PICTURES: Pet peacock dies after "vicious" dog attack at Doncaster stately home

A popular peacock at a Doncaster stately home has has to be put down after being savaged by a dog in a "vicious" attack.

Tuesday, 6th September 2016, 3:54 pm
Updated Friday, 9th September 2016, 9:42 am
Paxo the peacock in all his finery before being savaged by a dog. (Photo: Kim Corcoran).

Paxo, a popular sight with visitors at historic Rossington Hall, had to be put down over the weekend following the attack which has left staff "gutted."

Now the stately home has urged dog owners using the grounds to keep their animals on leads in a bid to prevent a similar tragedy.

Paxo following the incident. (Photo: Kim Corcoran).

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A statement posted on the venue's Facebook page said: "Our beautiful peacock Paxo had to sadly be put down over the weekend because he was viciously attacked whilst the owner of the dog watched on and then failed to inform a member of our team.

"We are absolutely gutted about losing him, he was part of the family!

"We would like to ask those dog walkers that use the public right of ways that link with Rossington Hall to ensure that their dogs are on a lead at all times when walking on the Rossington Hall estate. Please help us in spreading this polite message."

Fans of Paxo have been sharing their heartache on the Rossington Hall Facebook page since news of his death was announced this afternoon.

Rossington Hall boasts a number of birds. (Photo: Kim Corcoran).

Amanda Wilson wrote: "Aw no I'm sooooo sad my whole wedding theme was based around Paxo and he even made an appearance on the morning of our wedding. So sorry to hear this I hope the owner is very sorry too."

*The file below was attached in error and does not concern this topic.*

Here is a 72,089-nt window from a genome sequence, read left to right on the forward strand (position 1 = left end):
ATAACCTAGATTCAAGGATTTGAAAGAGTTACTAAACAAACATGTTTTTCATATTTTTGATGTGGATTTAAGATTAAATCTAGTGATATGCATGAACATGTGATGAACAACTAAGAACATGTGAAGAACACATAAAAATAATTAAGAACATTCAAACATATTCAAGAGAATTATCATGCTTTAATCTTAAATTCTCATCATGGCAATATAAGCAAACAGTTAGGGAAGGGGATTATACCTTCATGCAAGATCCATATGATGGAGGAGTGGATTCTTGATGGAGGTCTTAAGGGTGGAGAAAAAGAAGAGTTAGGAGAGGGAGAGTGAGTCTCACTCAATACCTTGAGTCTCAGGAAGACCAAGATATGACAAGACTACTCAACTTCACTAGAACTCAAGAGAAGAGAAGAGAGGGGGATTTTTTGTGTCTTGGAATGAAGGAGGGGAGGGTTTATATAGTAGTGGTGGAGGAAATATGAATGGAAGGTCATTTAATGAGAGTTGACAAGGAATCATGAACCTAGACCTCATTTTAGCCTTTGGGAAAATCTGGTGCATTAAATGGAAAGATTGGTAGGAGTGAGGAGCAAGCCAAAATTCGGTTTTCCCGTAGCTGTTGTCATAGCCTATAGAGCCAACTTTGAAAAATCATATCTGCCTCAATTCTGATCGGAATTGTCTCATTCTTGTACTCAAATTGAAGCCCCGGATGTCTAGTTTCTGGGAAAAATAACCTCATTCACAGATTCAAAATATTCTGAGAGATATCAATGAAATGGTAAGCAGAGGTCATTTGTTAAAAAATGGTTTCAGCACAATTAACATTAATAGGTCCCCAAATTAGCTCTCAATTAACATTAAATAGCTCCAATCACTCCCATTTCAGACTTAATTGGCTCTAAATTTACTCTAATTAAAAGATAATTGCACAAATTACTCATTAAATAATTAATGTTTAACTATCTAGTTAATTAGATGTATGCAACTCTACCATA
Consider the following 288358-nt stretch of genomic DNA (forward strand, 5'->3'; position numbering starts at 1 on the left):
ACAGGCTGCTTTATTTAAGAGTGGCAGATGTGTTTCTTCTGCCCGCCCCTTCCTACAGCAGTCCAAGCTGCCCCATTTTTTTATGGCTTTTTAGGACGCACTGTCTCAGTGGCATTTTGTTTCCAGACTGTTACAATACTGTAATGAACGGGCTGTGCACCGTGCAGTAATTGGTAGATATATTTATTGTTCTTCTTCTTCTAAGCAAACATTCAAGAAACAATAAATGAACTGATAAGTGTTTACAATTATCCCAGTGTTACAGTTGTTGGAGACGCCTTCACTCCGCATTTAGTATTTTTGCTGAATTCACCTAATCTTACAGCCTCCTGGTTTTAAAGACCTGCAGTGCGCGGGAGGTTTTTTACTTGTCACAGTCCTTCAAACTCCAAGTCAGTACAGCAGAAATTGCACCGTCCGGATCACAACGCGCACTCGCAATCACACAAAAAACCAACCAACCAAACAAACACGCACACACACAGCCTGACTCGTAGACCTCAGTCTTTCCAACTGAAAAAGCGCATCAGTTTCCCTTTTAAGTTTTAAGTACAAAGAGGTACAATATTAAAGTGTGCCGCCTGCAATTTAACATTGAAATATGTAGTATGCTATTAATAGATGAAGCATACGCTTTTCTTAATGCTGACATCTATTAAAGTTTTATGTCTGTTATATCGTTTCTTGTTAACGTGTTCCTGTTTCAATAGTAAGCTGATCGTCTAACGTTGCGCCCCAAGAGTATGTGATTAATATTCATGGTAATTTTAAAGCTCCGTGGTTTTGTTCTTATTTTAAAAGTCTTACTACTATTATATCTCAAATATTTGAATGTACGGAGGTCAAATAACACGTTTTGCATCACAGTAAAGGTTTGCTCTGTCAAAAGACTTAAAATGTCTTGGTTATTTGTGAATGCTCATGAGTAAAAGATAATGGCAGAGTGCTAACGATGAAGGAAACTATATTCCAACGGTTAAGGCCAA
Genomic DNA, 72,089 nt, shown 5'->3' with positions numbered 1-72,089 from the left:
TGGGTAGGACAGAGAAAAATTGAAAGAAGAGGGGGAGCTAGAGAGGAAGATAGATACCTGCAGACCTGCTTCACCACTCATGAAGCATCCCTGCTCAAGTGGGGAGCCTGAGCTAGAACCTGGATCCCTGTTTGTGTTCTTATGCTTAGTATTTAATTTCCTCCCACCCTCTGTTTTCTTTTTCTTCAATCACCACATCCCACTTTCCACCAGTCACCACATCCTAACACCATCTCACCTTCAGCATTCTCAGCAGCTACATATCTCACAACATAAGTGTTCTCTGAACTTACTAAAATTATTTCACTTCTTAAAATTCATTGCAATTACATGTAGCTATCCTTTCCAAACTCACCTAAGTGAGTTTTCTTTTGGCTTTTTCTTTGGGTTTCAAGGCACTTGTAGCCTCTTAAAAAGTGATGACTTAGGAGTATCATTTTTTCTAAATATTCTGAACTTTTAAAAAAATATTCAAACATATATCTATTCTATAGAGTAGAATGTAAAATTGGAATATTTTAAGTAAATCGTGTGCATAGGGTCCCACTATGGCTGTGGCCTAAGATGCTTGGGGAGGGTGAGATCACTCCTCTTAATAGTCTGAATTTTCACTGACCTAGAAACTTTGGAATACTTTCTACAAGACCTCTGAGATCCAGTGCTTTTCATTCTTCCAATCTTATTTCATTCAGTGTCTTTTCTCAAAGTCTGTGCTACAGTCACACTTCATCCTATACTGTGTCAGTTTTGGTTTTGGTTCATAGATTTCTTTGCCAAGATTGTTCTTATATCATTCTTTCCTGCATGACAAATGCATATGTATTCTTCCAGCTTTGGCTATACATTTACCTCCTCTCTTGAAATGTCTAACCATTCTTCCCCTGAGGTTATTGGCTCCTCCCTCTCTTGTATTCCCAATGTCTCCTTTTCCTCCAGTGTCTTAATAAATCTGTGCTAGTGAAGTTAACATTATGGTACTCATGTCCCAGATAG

Gill Mason added: "Oh no I am so sorry to read this , what the hell is wrong with people when they can stand and watch their dog attack another animal !!!! So sad for your beautiful bird."

Bex Williams wrote: "Poor poor Paxo, always loved seeing him and Princess...especially on our wedding day."

Paxo is one of several birds at the property.

Paxo following the incident. (Photo: Kim Corcoran).

Originally built in 1771 as a family home, the original hall, also known as Shooters Hill, was burned down towards the end of the 19th century, but fortunately lovingly rebuilt in 1881 and retained its original use as a family home.

After the last resident passed away in 1937, Rossington Hall had a number of uses over the years including a training college for missionary priests and as a school for children with learning difficulties.

Since re-opening in the summer of 2012, Rossington Hall has established itself as a luxury wedding venue and is attracting brides from across the region as well as diners for its popular afternoon teas.

Rossington Hall boasts a number of birds. (Photo: Kim Corcoran).